A few of my thoughts on Generics and the "? extends" syntax...

In the simplest case, one may wish to create a collection of objects sharing a hierarchy (say a Vector of Dogs and Cats). The obvious way to do this is ...
Vector<Animal> dogs = new Vector<Animal>();
dogs.add(new Dog());
dogs.add(new Cat());

You cannot use the following construct ...
Vector<Animal> animal = new Vector<Dog>(); // u get a compile error because you are trying to assign one collection type to another. Dog may be derived from Animal, but a collection of Dogs is not derived from a collection of Animals.

Similarly
Vector<? extends Animal> dogs = new Vector<Dog>(); // Will compile
dogs.add(new Cat()); // This will not compile (for the same reason)

Let's explain this by illustrating a more complicated requirement...
1) In one scope, you want to create a Vector comprising the same animal type (say Tiger) and do not want any other animals to reside in this Vector. (Assume a zoo with various sections, each section with one animal... u do not want tigers and kangaroos to reside in the same area)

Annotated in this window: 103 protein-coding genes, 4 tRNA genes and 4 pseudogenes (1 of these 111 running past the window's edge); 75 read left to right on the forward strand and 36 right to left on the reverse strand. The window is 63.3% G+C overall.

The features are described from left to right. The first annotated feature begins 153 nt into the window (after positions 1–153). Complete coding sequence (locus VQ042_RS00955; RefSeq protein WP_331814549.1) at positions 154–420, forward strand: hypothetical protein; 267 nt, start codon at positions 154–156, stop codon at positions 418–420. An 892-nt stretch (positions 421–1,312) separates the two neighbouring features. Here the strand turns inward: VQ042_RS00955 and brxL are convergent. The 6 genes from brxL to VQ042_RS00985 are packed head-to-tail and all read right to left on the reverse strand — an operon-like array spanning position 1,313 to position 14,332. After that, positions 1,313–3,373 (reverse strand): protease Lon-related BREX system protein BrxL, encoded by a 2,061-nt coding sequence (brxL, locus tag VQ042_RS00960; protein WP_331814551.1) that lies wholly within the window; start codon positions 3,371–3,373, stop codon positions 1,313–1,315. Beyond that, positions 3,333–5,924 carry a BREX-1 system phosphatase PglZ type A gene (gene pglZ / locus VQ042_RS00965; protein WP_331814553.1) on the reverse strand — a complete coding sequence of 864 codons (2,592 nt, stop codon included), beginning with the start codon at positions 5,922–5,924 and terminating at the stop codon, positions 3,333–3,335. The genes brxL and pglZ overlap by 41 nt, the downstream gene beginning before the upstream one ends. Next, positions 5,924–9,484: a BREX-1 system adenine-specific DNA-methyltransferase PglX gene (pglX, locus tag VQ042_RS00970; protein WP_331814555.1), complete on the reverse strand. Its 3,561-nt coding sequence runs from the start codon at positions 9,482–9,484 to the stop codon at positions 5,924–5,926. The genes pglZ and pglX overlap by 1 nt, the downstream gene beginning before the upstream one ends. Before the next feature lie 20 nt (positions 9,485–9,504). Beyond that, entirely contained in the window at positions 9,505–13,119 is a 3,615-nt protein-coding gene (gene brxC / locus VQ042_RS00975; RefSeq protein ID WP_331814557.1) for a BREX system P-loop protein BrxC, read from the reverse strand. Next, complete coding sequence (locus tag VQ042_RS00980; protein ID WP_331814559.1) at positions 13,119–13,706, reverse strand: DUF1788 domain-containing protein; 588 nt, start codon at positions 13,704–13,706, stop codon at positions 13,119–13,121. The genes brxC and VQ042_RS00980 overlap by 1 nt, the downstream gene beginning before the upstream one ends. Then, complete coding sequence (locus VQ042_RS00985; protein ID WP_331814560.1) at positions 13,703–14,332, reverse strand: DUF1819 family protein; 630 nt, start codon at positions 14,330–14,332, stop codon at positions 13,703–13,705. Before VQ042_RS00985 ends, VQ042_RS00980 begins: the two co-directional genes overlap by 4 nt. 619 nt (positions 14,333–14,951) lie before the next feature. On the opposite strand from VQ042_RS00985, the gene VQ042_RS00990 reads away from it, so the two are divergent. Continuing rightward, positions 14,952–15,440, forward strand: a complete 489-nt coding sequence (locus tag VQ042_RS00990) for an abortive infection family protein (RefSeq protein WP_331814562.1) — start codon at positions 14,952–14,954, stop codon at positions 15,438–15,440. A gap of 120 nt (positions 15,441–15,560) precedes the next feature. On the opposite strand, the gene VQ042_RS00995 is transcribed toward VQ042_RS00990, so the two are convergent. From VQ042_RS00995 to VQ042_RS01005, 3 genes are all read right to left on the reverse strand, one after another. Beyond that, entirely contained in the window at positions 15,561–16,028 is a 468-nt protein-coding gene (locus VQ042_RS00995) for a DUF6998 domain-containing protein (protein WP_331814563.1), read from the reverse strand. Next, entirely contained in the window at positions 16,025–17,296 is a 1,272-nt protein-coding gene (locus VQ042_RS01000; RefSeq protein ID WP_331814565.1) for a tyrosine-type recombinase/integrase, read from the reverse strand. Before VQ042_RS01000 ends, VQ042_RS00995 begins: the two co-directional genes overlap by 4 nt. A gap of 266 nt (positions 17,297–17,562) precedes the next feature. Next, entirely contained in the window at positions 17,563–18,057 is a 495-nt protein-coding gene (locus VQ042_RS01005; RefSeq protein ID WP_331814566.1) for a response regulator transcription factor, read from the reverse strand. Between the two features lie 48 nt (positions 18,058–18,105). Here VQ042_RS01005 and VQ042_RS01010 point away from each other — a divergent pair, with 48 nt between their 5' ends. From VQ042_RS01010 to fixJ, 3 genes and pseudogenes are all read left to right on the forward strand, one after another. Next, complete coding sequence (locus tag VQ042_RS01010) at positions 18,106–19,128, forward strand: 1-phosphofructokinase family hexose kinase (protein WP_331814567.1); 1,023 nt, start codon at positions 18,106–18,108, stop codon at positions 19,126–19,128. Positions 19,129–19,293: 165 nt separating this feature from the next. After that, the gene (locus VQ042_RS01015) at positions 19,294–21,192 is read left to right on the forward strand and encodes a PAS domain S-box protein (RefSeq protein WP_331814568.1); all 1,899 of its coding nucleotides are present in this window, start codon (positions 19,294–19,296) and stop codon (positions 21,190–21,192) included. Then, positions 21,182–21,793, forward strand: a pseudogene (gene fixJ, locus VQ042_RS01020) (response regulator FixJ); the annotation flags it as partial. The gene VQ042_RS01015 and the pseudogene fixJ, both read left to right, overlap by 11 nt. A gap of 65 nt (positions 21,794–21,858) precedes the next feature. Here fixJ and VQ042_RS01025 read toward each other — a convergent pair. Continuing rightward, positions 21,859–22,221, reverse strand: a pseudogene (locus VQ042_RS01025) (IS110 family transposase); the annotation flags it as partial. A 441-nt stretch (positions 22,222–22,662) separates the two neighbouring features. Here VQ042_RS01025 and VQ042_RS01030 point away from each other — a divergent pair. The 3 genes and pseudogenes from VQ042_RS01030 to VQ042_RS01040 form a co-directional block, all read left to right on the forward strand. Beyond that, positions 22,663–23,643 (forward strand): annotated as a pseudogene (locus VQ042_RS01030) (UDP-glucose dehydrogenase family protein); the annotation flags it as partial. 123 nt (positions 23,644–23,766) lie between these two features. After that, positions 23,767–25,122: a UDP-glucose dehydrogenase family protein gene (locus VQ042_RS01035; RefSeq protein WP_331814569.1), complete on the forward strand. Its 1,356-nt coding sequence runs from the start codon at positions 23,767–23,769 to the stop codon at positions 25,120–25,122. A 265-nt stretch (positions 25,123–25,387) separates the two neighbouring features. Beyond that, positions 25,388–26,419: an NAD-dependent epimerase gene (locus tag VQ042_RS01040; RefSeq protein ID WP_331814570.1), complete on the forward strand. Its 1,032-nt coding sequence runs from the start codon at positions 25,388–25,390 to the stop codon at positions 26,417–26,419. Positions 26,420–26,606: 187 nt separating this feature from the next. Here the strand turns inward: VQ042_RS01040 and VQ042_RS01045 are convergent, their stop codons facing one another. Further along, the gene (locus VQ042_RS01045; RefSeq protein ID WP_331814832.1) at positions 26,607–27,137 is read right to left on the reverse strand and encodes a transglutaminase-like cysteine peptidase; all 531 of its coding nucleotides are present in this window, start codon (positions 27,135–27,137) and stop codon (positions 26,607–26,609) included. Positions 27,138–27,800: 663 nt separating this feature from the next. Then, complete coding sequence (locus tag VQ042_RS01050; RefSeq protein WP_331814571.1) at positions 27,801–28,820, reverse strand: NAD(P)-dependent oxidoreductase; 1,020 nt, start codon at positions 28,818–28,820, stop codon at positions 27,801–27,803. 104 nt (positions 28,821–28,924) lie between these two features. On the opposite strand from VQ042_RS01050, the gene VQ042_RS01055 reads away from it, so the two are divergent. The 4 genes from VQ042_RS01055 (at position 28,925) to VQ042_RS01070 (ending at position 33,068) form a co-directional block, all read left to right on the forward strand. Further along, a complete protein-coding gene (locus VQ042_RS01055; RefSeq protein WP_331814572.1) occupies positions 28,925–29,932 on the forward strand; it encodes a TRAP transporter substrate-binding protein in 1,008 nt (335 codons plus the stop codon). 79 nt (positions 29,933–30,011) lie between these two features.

2) At another scope, you want to treat these 2 vectors as belonging to one type of collection. For example you would want to get the name and ID of the Animal (the same parent method in both classes). (All animals in the zoo are identified by a name and serial ID)

This is where the "? extends" syntax comes in...


We define a vector of tigers (to make sure a kangaroo does not get in this collection)...
Vector<Tiger> tigers = new Vector<Tiger>();
tigers.add(new Tiger("Sher Khan", 1345));
tigers.add(new Tiger("Stripes", 4356));

Similarly a collection of kangaroos...
Vector<Kangaroo> kangaroos = new Vector<Kangaroo>();
kangaroos.add(new Kangaroo("Jumping Jack", 6743));
kangaroos.add(new Kangaroo("Monterey Jack", 6535));

When we want to treat each species as an Animal, we define the collection as follows....
Vector<? extends Animal> animals;

And the signature of the method returning (a Tiger or a Kangaroo as an Animal), below in TigerSection we have this method...
public Vector<? extends Animal>returnAnimalList(){ return this.tigers; }

and in class Zoo, you read the list of Tigers and access them as Animals (to get name and ID)...
this.animals = returnAnimalList();

You can obviously use a similar construct as a parameter (instead of the return value as show in the example above).

I hope this clarifies the use of the '? extends' syntax